Pollinators of Native Plants

Authors or Editors:
Heather Holm
Ideal For:
Beekeepers, Entomologists, Gardeners, Native Plant Enthusiasts
Pollinator Press
Perfect Bound (Paperback)
6 1/16″ x 9″ x 3/4″

Support Pollinators with Native Plants
This comprehensive book profiles over 65 perennial native plant species of the midwest, Great Lakes region, Northeast and southern Canada plus the pollinators, beneficial insects and flower visitors the plants attract. Beautifully designed and illustrated with more than 1,600 photos of plants and insects, it underscores the pivotal role that native plants play in supporting pollinators and beneficial insects.

Identify, Attract & Plant for Pollinators & Beneficial Insects
Readers learn to attract and identify pollinators and beneficial insects as well as customize their landscape planting for a particular type of pollinator with native plants. The book includes information on pollination, types of pollinators, pollinator conservation as well as pollinator landscape plans.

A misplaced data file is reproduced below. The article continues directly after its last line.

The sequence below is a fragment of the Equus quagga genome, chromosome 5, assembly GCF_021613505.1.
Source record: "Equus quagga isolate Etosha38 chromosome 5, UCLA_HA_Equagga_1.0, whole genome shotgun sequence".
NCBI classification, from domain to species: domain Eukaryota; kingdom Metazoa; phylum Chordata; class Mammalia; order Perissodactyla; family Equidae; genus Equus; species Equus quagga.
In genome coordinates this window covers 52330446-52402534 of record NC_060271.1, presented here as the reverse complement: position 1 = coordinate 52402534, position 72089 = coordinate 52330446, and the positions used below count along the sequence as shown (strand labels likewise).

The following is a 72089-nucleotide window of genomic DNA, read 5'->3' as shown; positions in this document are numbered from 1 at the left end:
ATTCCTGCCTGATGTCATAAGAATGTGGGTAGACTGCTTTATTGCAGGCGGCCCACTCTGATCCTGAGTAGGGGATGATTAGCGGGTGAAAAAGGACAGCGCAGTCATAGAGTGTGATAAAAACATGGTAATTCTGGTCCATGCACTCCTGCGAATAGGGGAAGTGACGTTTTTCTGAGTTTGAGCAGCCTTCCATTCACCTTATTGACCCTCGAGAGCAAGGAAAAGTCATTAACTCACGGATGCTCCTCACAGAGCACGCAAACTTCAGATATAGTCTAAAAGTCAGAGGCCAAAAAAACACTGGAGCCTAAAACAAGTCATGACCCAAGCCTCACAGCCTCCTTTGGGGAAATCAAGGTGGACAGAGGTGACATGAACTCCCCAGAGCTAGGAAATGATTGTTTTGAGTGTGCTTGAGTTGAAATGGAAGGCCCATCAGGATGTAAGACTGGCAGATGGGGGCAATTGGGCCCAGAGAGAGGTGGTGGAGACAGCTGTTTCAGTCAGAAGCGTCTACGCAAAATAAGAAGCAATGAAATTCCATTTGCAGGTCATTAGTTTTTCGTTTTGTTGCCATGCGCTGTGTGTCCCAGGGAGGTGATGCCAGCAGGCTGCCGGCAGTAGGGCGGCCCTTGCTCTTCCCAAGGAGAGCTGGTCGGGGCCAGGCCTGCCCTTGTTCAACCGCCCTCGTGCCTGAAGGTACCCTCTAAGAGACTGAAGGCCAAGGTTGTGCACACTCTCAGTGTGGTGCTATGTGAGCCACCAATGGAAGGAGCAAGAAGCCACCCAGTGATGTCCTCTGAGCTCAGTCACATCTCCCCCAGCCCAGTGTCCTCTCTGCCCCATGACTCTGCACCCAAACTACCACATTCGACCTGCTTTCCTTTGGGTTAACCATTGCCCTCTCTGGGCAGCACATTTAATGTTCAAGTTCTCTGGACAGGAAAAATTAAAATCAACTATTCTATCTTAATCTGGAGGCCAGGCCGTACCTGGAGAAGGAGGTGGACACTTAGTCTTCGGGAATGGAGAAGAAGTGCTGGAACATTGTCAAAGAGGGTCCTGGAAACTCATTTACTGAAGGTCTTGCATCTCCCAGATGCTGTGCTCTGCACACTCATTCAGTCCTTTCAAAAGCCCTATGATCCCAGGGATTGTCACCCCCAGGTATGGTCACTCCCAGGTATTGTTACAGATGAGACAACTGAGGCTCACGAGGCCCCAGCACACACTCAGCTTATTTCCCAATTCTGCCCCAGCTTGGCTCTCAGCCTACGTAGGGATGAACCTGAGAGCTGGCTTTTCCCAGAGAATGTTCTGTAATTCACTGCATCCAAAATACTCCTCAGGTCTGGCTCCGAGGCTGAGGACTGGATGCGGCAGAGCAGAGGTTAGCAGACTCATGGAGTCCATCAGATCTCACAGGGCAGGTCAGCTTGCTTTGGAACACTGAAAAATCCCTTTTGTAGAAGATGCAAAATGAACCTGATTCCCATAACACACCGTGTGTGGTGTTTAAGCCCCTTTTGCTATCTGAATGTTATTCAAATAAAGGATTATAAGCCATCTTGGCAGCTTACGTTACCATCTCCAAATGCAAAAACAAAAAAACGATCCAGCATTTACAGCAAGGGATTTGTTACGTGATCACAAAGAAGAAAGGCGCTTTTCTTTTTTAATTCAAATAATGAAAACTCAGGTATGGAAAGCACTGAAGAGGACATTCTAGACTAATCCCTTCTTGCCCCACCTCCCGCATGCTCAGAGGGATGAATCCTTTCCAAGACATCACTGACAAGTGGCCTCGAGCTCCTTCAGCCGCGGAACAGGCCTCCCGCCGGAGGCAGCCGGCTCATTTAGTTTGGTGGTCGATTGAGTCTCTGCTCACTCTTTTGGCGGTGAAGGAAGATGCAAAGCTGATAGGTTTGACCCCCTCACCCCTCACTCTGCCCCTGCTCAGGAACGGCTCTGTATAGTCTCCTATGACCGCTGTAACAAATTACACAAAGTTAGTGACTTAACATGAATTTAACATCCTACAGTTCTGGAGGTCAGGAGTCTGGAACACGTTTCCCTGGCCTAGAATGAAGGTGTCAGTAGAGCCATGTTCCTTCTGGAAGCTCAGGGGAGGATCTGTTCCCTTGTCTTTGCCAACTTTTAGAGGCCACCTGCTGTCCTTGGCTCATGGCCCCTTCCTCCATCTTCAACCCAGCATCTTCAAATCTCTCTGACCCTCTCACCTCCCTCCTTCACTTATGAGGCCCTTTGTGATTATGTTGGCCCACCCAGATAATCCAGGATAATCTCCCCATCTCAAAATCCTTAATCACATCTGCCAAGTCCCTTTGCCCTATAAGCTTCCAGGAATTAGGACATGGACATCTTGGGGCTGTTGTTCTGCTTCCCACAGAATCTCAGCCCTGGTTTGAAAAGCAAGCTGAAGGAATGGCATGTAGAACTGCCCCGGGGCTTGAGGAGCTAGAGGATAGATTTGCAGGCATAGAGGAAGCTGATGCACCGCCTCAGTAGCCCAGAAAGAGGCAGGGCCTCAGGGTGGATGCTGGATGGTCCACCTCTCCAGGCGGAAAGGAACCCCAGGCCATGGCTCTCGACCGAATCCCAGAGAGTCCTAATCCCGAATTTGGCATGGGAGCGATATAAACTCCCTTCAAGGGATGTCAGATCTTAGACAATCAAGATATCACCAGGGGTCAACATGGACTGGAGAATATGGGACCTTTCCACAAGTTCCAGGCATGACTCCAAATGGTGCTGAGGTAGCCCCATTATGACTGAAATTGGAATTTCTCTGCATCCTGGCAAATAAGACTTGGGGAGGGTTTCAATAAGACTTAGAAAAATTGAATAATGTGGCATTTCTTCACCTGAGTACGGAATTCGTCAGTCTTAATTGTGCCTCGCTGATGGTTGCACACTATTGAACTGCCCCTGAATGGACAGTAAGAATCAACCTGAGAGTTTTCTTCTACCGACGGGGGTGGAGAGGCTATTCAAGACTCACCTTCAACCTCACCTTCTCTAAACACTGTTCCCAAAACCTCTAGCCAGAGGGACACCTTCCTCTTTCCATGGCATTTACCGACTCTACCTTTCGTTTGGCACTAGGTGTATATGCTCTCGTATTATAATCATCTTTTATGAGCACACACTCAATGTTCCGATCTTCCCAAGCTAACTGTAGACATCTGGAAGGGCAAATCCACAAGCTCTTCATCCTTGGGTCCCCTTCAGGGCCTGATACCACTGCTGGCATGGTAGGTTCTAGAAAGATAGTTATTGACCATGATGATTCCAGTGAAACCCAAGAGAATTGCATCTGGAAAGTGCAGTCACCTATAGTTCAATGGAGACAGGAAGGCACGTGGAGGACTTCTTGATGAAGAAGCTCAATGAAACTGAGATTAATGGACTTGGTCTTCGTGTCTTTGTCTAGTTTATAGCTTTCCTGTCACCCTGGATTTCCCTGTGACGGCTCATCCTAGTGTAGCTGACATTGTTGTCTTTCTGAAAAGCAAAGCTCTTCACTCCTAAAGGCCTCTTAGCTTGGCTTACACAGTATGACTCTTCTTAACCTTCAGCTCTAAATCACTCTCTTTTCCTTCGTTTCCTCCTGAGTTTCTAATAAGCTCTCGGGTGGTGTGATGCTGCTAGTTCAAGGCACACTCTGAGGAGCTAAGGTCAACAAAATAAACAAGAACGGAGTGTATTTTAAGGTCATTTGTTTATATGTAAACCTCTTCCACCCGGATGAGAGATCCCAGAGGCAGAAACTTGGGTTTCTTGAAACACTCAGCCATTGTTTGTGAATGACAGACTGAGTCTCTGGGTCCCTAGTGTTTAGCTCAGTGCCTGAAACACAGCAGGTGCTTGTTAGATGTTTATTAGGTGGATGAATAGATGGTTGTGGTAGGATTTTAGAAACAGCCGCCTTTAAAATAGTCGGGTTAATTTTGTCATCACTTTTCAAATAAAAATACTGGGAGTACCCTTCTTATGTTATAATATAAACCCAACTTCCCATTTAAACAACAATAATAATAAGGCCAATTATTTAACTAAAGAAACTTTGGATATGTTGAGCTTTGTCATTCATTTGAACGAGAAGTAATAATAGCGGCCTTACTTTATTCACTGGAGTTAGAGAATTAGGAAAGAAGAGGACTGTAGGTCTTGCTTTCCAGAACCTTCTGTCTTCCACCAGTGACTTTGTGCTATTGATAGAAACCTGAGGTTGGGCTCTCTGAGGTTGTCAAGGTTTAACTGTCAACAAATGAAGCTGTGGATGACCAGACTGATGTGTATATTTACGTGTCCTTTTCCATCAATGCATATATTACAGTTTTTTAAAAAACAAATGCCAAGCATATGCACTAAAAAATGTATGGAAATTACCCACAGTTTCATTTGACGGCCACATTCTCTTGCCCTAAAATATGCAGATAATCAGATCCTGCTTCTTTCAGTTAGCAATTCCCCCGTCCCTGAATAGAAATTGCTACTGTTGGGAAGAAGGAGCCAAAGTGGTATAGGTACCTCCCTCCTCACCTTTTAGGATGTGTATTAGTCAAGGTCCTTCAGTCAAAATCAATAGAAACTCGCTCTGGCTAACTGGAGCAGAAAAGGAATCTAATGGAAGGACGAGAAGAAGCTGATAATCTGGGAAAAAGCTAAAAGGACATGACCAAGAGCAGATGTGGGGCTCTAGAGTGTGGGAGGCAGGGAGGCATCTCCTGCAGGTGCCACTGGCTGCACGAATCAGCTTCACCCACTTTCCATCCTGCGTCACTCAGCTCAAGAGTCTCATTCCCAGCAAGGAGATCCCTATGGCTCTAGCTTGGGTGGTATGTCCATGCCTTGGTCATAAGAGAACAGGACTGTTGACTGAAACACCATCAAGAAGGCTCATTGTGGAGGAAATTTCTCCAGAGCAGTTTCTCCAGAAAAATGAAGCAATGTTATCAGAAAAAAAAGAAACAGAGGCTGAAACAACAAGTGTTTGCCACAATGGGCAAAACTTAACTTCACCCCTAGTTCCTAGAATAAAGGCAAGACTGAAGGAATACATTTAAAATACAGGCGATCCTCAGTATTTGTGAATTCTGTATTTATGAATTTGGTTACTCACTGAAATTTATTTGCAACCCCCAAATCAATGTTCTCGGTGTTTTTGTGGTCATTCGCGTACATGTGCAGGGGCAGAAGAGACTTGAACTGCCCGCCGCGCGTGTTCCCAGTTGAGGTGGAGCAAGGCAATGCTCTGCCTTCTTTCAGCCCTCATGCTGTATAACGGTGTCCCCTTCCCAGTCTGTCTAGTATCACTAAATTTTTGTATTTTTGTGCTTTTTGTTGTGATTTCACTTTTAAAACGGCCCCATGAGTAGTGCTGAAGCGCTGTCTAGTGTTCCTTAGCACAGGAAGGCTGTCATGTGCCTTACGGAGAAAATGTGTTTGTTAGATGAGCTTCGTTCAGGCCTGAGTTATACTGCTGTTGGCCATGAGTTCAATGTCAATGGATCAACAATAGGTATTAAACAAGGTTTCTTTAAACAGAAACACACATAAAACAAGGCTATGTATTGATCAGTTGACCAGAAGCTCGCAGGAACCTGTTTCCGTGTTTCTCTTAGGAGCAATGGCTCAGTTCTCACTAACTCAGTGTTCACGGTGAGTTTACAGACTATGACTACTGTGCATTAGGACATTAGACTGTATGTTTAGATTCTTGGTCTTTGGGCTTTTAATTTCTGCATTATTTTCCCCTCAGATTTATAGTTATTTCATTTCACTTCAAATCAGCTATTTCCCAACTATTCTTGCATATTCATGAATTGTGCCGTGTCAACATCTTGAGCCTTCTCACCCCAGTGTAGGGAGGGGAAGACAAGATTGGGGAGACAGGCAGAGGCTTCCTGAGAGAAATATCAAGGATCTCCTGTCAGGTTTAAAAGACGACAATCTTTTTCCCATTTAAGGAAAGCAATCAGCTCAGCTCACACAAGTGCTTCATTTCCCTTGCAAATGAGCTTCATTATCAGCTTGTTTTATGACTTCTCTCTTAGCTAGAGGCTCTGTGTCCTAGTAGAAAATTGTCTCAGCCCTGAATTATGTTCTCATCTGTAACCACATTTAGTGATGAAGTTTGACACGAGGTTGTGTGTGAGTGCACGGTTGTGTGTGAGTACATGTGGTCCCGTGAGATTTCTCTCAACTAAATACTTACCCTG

This is an important resource for gardeners, native plant enthusiasts, landscape restoration professionals, small fruit and vegetable growers and farmers or anyone interested in attracting, identifying, supporting or planting for pollinators.

Praise for Pollinators of Native Plants
“If you are a person that lingers at flowers and gets close enough to marvel at all the bees, butterflies, moths, beetles, wasps, and flies that visit flowers for food, you will love this book. Heather Holm has compiled a gorgeous and super-informative guide to the pollinating insects that visit native prairie, woodland and wetland flowering plants. At last, a book that tells us the whole picture: the bloom time, range, habitat, and characteristics of flowers that attract pollinators, and the life-histories and fascinating traits of the many beneficial insects that pollinate the flowers. As I sit here on this cold winter day admiring the beautiful photos, I am filled with hope that our bees and pollinators will abound next summer and evermore.” – Marla Spivak, Professor, University of Minnesota